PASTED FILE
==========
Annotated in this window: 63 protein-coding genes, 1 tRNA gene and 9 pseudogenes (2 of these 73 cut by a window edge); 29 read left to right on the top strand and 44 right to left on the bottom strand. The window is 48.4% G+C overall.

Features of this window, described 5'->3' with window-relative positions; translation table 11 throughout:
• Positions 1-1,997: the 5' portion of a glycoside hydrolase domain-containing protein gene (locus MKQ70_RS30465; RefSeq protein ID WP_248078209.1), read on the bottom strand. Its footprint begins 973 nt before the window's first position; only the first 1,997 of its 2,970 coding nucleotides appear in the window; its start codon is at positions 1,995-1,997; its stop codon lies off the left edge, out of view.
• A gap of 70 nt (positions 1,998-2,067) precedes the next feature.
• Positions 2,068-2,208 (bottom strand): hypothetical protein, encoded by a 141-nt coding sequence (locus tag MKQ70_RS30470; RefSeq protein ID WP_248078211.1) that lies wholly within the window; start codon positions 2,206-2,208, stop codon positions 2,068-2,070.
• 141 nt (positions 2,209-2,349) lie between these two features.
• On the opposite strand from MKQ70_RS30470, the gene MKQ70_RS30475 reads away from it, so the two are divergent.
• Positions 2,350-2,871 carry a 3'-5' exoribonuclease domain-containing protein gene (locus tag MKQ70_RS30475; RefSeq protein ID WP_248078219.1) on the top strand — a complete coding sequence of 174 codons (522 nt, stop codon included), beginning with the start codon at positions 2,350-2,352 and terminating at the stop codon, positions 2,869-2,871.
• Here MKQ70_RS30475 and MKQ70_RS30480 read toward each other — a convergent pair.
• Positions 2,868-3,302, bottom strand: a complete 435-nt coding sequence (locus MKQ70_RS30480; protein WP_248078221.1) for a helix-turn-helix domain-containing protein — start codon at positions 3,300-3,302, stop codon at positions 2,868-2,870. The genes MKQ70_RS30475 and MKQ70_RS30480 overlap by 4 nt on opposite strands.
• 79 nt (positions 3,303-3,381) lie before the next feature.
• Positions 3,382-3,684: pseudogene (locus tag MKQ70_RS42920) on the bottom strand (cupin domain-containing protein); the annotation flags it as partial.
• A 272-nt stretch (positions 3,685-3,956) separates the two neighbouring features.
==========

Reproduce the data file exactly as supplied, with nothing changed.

Annotated in this window: 63 protein-coding genes, 1 tRNA gene and 9 pseudogenes (2 of these 73 cut by a window edge); 29 read left to right on the top strand and 44 right to left on the bottom strand. The window is 48.4% G+C overall.

Features of this window, described 5'->3' with window-relative positions; translation table 11 throughout:
• Positions 1-1,997: the 5' portion of a glycoside hydrolase domain-containing protein gene (locus MKQ70_RS30465; RefSeq protein ID WP_248078209.1), read on the bottom strand. Its footprint begins 973 nt before the window's first position; only the first 1,997 of its 2,970 coding nucleotides appear in the window; its start codon is at positions 1,995-1,997; its stop codon lies off the left edge, out of view.
• A gap of 70 nt (positions 1,998-2,067) precedes the next feature.
• Positions 2,068-2,208 (bottom strand): hypothetical protein, encoded by a 141-nt coding sequence (locus tag MKQ70_RS30470; RefSeq protein ID WP_248078211.1) that lies wholly within the window; start codon positions 2,206-2,208, stop codon positions 2,068-2,070.
• 141 nt (positions 2,209-2,349) lie between these two features.
• On the opposite strand from MKQ70_RS30470, the gene MKQ70_RS30475 reads away from it, so the two are divergent.
• Positions 2,350-2,871 carry a 3'-5' exoribonuclease domain-containing protein gene (locus tag MKQ70_RS30475; RefSeq protein ID WP_248078219.1) on the top strand — a complete coding sequence of 174 codons (522 nt, stop codon included), beginning with the start codon at positions 2,350-2,352 and terminating at the stop codon, positions 2,869-2,871.
• Here MKQ70_RS30475 and MKQ70_RS30480 read toward each other — a convergent pair.
• Positions 2,868-3,302, bottom strand: a complete 435-nt coding sequence (locus MKQ70_RS30480; protein WP_248078221.1) for a helix-turn-helix domain-containing protein — start codon at positions 3,300-3,302, stop codon at positions 2,868-2,870. The genes MKQ70_RS30475 and MKQ70_RS30480 overlap by 4 nt on opposite strands.
• 79 nt (positions 3,303-3,381) lie before the next feature.
• Positions 3,382-3,684: pseudogene (locus tag MKQ70_RS42920) on the bottom strand (cupin domain-containing protein); the annotation flags it as partial.
• A 272-nt stretch (positions 3,685-3,956) separates the two neighbouring features.